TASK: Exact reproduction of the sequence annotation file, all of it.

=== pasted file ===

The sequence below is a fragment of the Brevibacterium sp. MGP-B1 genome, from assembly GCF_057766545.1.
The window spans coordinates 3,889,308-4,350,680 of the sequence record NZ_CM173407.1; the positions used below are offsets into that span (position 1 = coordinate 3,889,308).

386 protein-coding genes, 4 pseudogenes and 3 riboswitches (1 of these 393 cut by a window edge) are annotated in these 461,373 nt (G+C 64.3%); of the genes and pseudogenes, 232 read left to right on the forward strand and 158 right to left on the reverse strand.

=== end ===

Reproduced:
The sequence below is a fragment of the Brevibacterium sp. MGP-B1 genome, from assembly GCF_057766545.1.
The window spans coordinates 3,889,308-4,350,680 of the sequence record NZ_CM173407.1; the positions used below are offsets into that span (position 1 = coordinate 3,889,308).

386 protein-coding genes, 4 pseudogenes and 3 riboswitches (1 of these 393 cut by a window edge) are annotated in these 461,373 nt (G+C 64.3%); of the genes and pseudogenes, 232 read left to right on the forward strand and 158 right to left on the reverse strand.